Most of the letters are concerned more with Mark Twain's writings and events in his life than they are with world developments. However, there is a significant change in the tone of many letters when Mark Twain began writing anti-imperialist essays around the turn of the 20th century. Those writings were probably his most overt attempts to comment on contemporary world events.
Tell us about one of the more outrageous letters. Is it one for which we know Twain’s response?
The most outrageous letter in the book is a long undated message from 1885 (no. 76, pp. 116-118) signed "Thomas Twain," an obvious pseudonym. It concerns a comparatively obscure article titled "On Training Children" that Mark Twain had published in the Christian Union, responding to someone else's earlier article on child rearing. In it, he had criticized the parental discipline of a man called "John Senior" (another pseudonym), while praising his own wife's methods of disciplining children. Thomas Twain's letter not only castigates Mark Twain for his comments, but also severely criticizes Mark Twain's wife. Moreover, it goes on to suggest how the author would like to sexually discipline Mark Twain's wife, When I first read the letter, I was stunned that Mark Twain had saved it. It struck me as something he would have wanted to destroy. I was also surprised by Mark Twain's evidently mild response to the letter, which he guessed had been written by the "John Senior" of the original Christian Union article. His attitude seemed to be that John Senior was within his rights to complain about what he (Mark Twain) had said about him. Moreover, he seemed to have allowed his wife to read the letter, and even his daughter Susy knew about it. I can't help but wonder if he didn't fully understand what the letter was suggesting. If he had understood the letter, I could imagine his having its author tracked down and horse-whipped.
What about one of the more touching ones? And, again, is there an indication of how Twain responded?
There are many touching letters in the book, but the one that moved me the most is Mary Keily's letter of Feb. 11, 1880 (no. 34, pp. 63-65). In fact, the letter moved me so strongly that I dedicated the book to Keily. It was one of at least 12 letters that Keily wrote to Mark Twain. I chose it over the others because it is only one of her letters to which Mark Twain is known to have replied, and it is also the most focused of her letters. Keily was a mental patient in Pennsylvania who felt she had a very intimate connection with Mark Twain. His reply to her letter is very touching. I regard the exchange as the heart of my book.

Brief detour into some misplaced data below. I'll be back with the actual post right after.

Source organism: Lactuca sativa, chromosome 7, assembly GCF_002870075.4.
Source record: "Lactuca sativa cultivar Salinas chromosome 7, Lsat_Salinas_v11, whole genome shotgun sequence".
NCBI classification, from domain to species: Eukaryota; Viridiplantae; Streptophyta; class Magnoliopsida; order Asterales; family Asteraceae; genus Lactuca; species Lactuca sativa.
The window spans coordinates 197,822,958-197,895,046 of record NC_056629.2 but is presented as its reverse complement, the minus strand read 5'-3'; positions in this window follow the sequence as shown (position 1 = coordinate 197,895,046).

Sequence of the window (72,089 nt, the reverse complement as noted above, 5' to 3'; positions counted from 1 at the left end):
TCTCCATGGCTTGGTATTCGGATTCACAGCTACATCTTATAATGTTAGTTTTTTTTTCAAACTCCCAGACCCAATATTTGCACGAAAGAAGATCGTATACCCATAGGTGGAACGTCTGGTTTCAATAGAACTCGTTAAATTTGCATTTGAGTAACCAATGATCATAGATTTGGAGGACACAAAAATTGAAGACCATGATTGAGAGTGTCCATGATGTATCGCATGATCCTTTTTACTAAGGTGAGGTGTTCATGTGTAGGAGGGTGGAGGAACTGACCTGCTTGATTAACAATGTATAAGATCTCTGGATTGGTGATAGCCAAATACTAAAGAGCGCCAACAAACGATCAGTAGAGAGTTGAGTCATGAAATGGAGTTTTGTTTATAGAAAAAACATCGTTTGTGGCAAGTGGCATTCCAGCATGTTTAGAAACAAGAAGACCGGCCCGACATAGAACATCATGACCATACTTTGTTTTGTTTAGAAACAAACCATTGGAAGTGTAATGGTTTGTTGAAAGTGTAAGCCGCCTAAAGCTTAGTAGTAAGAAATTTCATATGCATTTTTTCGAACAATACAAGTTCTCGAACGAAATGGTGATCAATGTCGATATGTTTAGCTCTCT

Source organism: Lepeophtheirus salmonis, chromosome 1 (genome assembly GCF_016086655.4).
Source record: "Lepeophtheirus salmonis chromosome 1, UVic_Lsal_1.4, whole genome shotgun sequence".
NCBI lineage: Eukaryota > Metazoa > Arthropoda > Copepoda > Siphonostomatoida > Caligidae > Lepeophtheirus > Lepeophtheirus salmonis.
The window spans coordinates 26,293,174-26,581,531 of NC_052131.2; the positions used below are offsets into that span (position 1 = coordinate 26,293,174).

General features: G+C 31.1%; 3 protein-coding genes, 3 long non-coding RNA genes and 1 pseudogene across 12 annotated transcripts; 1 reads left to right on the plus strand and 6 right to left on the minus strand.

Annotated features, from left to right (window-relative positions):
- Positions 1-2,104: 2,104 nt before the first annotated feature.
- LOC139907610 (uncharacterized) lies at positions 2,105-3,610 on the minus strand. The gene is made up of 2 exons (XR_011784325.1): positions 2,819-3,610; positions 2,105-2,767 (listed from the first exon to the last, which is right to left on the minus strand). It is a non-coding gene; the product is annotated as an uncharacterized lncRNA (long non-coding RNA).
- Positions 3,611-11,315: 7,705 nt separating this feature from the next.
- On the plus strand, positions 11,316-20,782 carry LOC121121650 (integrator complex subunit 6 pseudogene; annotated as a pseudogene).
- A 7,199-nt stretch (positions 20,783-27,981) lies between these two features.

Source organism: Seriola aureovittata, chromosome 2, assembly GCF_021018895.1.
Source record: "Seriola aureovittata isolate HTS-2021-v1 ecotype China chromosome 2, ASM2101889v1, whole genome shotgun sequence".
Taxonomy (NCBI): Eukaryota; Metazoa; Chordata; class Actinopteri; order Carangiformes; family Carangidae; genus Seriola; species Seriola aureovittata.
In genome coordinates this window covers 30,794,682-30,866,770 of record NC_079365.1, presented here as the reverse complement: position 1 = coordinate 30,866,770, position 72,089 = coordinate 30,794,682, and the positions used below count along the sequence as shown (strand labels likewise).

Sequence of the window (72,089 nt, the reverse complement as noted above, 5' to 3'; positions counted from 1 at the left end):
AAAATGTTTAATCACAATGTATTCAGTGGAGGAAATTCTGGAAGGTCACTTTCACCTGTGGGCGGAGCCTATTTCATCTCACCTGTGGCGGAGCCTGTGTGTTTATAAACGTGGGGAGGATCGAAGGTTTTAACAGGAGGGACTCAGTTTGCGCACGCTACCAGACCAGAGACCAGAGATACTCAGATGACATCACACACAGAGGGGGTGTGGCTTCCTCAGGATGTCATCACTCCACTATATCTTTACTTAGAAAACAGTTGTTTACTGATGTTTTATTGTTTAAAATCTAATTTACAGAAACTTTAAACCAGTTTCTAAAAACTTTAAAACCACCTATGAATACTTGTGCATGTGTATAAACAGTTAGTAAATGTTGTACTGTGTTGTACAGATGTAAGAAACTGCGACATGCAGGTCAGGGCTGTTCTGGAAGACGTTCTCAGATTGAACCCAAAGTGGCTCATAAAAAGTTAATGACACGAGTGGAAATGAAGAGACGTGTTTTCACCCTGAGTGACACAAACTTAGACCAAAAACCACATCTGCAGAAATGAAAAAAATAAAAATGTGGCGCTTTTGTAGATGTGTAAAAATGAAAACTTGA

Is there an overarching tone to the letters? Are they mostly complimentary?
Most of the letters are complimentary, but they are not all sincere, and many letters are self-serving or dishonest. If there is a single overarching tone, it reflects the personal warmth and closeness many correspondents felt toward Mark Twain. It is hard to imagine many other authors receiving letters of similiar warmth.
Is there any one of Twain’s publications that seemed to elicit the largest response from his readers?
Huckleberry Finn is probably the subject of the most letters in the book, but this is partly due to my favoring letters about it because of its importance, as I explain in the introduction. There are also many letters about Tom Sawyer and the travel books. One of the things that surprised me in the letters (including those not in this volume) is how many are about Mark Twain's lesser-known works, such as his Christian Union letter.
Twain is one of the country’s most beloved writers and humorists. Is there something about him revealed in these letters—either in one or in the collection taken as a whole—that will surprise today’s readers?
Perhaps the biggest surprise to modern readers will be the sheer diversity of the letters. In addition to predictable letters about his published works, he received a wide variety of requests for help—including financial assistance—and suggestions for participating in bizarre schemes. People wrote such letters to him because they felt he was approachable. In the absence of similar collections of letters to other authors of his era, it's difficult to make confident comparisons, but it seems unlikely that other authors would have received similar letters.
(Below: This charming illustration is accompanied by a request for Twain to send $10.)